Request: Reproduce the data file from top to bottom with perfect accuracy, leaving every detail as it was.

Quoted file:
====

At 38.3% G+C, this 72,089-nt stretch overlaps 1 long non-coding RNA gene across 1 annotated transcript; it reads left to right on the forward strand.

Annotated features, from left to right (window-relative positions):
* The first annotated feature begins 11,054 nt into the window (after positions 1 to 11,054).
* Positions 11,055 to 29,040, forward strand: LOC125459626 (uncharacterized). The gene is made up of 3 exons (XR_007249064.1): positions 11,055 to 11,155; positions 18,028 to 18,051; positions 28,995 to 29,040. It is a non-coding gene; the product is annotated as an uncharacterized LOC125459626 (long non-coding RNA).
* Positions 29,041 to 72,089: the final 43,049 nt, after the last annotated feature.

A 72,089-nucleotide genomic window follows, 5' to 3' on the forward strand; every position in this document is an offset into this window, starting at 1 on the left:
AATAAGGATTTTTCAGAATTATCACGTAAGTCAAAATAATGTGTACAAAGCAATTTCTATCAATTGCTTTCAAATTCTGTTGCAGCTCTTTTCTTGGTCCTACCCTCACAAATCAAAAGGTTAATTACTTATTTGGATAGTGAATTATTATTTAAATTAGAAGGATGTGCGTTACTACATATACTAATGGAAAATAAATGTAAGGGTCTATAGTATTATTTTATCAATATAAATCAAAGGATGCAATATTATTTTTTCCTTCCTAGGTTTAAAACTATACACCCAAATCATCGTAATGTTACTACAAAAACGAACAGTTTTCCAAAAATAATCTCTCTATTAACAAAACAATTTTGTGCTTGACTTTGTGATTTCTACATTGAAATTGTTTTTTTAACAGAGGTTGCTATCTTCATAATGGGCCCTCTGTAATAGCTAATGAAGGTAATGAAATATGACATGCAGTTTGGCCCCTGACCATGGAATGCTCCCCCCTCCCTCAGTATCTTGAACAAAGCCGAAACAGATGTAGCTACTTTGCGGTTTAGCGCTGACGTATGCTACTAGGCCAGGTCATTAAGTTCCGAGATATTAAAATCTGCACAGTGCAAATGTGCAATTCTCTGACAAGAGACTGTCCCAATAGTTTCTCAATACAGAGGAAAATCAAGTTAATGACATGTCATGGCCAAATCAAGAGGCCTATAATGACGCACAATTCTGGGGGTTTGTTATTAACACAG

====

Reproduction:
At 38.3% G+C, this 72,089-nt stretch overlaps 1 long non-coding RNA gene across 1 annotated transcript; it reads left to right on the forward strand.

Annotated features, from left to right (window-relative positions):
* The first annotated feature begins 11,054 nt into the window (after positions 1 to 11,054).
* Positions 11,055 to 29,040, forward strand: LOC125459626 (uncharacterized). The gene is made up of 3 exons (XR_007249064.1): positions 11,055 to 11,155; positions 18,028 to 18,051; positions 28,995 to 29,040. It is a non-coding gene; the product is annotated as an uncharacterized LOC125459626 (long non-coding RNA).
* Positions 29,041 to 72,089: the final 43,049 nt, after the last annotated feature.

A 72,089-nucleotide genomic window follows, 5' to 3' on the forward strand; every position in this document is an offset into this window, starting at 1 on the left:
AATAAGGATTTTTCAGAATTATCACGTAAGTCAAAATAATGTGTACAAAGCAATTTCTATCAATTGCTTTCAAATTCTGTTGCAGCTCTTTTCTTGGTCCTACCCTCACAAATCAAAAGGTTAATTACTTATTTGGATAGTGAATTATTATTTAAATTAGAAGGATGTGCGTTACTACATATACTAATGGAAAATAAATGTAAGGGTCTATAGTATTATTTTATCAATATAAATCAAAGGATGCAATATTATTTTTTCCTTCCTAGGTTTAAAACTATACACCCAAATCATCGTAATGTTACTACAAAAACGAACAGTTTTCCAAAAATAATCTCTCTATTAACAAAACAATTTTGTGCTTGACTTTGTGATTTCTACATTGAAATTGTTTTTTTAACAGAGGTTGCTATCTTCATAATGGGCCCTCTGTAATAGCTAATGAAGGTAATGAAATATGACATGCAGTTTGGCCCCTGACCATGGAATGCTCCCCCCTCCCTCAGTATCTTGAACAAAGCCGAAACAGATGTAGCTACTTTGCGGTTTAGCGCTGACGTATGCTACTAGGCCAGGTCATTAAGTTCCGAGATATTAAAATCTGCACAGTGCAAATGTGCAATTCTCTGACAAGAGACTGTCCCAATAGTTTCTCAATACAGAGGAAAATCAAGTTAATGACATGTCATGGCCAAATCAAGAGGCCTATAATGACGCACAATTCTGGGGGTTTGTTATTAACACAG